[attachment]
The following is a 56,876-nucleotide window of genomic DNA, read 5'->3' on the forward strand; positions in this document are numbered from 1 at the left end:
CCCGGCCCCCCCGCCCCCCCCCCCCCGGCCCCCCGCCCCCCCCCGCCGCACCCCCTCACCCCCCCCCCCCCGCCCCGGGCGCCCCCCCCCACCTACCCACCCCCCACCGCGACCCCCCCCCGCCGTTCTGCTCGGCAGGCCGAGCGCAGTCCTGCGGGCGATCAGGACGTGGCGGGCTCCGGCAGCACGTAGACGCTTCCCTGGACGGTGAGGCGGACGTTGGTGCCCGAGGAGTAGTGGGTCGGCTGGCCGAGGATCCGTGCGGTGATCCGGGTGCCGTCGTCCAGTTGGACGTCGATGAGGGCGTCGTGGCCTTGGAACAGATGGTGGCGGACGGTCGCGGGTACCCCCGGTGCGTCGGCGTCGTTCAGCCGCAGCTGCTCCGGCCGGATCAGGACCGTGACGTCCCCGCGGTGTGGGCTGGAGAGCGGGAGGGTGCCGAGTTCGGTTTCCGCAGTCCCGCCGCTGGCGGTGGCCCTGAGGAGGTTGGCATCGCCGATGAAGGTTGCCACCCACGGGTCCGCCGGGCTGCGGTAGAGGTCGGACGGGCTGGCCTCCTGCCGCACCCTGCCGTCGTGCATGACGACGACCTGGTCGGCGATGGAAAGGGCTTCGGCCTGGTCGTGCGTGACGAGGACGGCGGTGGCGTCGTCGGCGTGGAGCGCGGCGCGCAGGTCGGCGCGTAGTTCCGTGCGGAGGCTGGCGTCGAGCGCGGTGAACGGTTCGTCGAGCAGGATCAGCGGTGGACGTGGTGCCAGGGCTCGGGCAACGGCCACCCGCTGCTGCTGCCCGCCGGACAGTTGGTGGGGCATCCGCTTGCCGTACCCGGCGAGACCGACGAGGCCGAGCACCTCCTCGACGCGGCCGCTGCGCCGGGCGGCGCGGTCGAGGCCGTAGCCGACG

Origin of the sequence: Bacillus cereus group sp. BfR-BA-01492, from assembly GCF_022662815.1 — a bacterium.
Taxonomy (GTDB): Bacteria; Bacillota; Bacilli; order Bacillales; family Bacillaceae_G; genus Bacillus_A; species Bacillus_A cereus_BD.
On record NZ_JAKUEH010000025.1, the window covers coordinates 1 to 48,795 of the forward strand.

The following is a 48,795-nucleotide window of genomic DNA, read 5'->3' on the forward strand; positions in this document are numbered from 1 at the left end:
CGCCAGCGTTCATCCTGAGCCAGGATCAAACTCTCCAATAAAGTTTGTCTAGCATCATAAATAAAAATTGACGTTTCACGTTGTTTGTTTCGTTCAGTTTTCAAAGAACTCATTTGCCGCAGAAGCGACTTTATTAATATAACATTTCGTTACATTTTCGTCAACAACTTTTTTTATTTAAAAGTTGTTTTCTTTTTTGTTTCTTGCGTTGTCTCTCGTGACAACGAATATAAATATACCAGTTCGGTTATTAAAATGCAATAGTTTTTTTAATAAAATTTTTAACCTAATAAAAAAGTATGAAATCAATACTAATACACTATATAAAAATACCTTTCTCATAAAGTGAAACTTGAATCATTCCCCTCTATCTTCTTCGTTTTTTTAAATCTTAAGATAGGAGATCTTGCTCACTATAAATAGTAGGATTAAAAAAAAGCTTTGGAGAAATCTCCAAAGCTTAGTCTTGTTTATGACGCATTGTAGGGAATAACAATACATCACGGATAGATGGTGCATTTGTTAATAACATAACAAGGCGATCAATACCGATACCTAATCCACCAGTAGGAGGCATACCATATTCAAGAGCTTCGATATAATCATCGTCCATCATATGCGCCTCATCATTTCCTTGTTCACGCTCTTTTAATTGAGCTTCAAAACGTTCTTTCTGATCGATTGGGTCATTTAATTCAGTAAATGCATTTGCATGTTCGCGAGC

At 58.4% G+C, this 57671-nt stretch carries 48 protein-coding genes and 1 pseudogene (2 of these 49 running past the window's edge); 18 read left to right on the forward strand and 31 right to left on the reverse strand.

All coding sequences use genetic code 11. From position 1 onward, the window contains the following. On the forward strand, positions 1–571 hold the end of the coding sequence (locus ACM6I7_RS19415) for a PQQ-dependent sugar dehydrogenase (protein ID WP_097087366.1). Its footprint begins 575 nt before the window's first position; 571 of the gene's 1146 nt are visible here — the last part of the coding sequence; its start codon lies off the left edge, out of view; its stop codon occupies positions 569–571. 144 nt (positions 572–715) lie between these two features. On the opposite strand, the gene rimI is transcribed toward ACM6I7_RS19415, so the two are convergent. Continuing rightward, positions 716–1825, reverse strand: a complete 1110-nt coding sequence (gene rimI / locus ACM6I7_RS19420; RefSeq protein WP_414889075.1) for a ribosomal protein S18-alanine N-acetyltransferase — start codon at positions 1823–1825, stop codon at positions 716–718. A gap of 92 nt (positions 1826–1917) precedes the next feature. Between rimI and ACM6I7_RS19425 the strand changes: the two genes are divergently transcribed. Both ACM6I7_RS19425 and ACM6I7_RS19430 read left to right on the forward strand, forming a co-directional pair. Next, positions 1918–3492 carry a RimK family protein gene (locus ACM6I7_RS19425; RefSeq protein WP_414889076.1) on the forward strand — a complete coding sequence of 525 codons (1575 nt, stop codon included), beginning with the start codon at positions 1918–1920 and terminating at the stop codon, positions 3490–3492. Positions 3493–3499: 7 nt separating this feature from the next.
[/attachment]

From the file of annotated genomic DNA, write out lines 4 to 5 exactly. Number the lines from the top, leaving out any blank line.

Taxonomy (GTDB): Bacteria; Bacillota; Bacilli; order Bacillales; family Bacillaceae_G; genus Bacillus_A; species Bacillus_A cereus_BD.
On record NZ_JAKUEH010000025.1, the window covers coordinates 1 to 48,795 of the forward strand.